Back when there was no road, just a rough trail, around 1967, grandfather Nikolas and grandmother Katerina would reach a point in Mykonos’ Agia Anna area, where they maintained a vegetable garden, cultivate various goods, and when not with their donkey, stay and spend the night in the garden’s adjacent shack.


Though busy on the job, welcoming guests and managing a constant inflow of orders appearing on the PDA system, grandson Nikolas remained available to share with me, in friendly fashion, the story of his ancestors and family-run taverna, whose name has remained unchanged since those early days.

The tarverna is reached from the beach via deck-board corridors laid out on the sand to make access easier. To the left is its spacious sheltered space, and, to the right, in-demand tables set on the sand, under the shade of the tamarisk trees at Agia Anna beach. The air is filled with the tantalising food scent permeated by seafood meze dishes, as well as grilled and fried offerings. When grandfather Nikolas and grandmother Katerina, the establishment’s co-founders, launched the taverna, the region’s caves were occupied by hippies, the first wave of tourists to embrace Mykonos and the island’s rugged beauty. Every morning, a queue of some 30 to 40 people, all flower children, waited patiently outside the door of the tarverna to enjoy their fresh eggs, prepared by Mrs. Katerina. Many of these early-bird hippies still visit the island, bringing along their families and describing, to the younger members, what life was like on the island a few decades earlier.

The number of customers drawn to the taverna grew steadily over the years and larger quantities of beer and vegetables needed to be transported to the spot on a little boat. The donkey was given a new ice load-carrying role, needed for refrigeration in the pre-electrification era. Power lines did not reach this part of Mykonos until 1990. Until then, the spot’s energy needs for cooking were provided by gas canisters.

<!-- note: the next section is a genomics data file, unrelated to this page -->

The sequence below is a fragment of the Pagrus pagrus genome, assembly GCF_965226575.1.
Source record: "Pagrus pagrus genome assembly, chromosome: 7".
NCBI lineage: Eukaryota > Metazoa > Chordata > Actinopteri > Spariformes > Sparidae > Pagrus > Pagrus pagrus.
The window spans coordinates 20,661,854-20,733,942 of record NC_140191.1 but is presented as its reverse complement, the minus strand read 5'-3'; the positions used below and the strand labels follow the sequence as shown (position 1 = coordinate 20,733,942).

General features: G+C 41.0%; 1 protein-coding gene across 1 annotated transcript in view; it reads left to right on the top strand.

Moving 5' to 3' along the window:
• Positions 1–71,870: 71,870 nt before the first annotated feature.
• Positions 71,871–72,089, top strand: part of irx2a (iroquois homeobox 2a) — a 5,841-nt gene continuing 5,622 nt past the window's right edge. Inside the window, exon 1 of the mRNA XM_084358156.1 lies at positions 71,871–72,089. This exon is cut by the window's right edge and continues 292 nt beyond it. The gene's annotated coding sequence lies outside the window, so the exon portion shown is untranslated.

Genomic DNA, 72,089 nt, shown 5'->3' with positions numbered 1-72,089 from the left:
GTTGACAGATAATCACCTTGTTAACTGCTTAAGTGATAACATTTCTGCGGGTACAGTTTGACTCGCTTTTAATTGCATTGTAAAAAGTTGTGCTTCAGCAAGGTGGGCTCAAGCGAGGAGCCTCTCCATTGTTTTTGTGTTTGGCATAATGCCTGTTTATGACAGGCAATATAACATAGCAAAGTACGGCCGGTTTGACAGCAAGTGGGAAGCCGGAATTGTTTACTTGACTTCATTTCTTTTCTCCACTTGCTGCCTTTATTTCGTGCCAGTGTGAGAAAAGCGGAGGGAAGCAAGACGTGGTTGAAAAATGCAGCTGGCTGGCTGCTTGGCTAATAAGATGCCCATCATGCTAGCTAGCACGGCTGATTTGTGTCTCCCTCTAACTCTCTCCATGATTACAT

Much has changed over the years in the area, taking on new colour. The Nikolas taverna’s appearance has changed, too, but as pointed out by customers, old and newer, the high quality of the food has remained unchanged. Most of the produce used at this eatery comes from its own vegetable garden, including large potato quantities. Fresh catch straight from the family fishing boat is also prepared and served. Menu selections include urchin carpaccio, refreshing, salty and soured to perfect degree, as well as lobster spaghetti scented with ouzo, which is what I chose. The younger Nikolas placed the dish before me, filled with pride and certainty about the result. And he was not wrong.

The Nikolas taverna definitely belongs to a small category of standard-quality tavernas around the country now regarded as vintage, almost historic, as they took their first steps along with tourism, as a professional sector.

The family taverna’s newest family members, who have helped with the waitering since childhood, happily move about the tables offering service, while grandmother Katerina, the co-founder, nowadays makes surprise appearances, sitting at tables close to the kitchen, where she likes to be.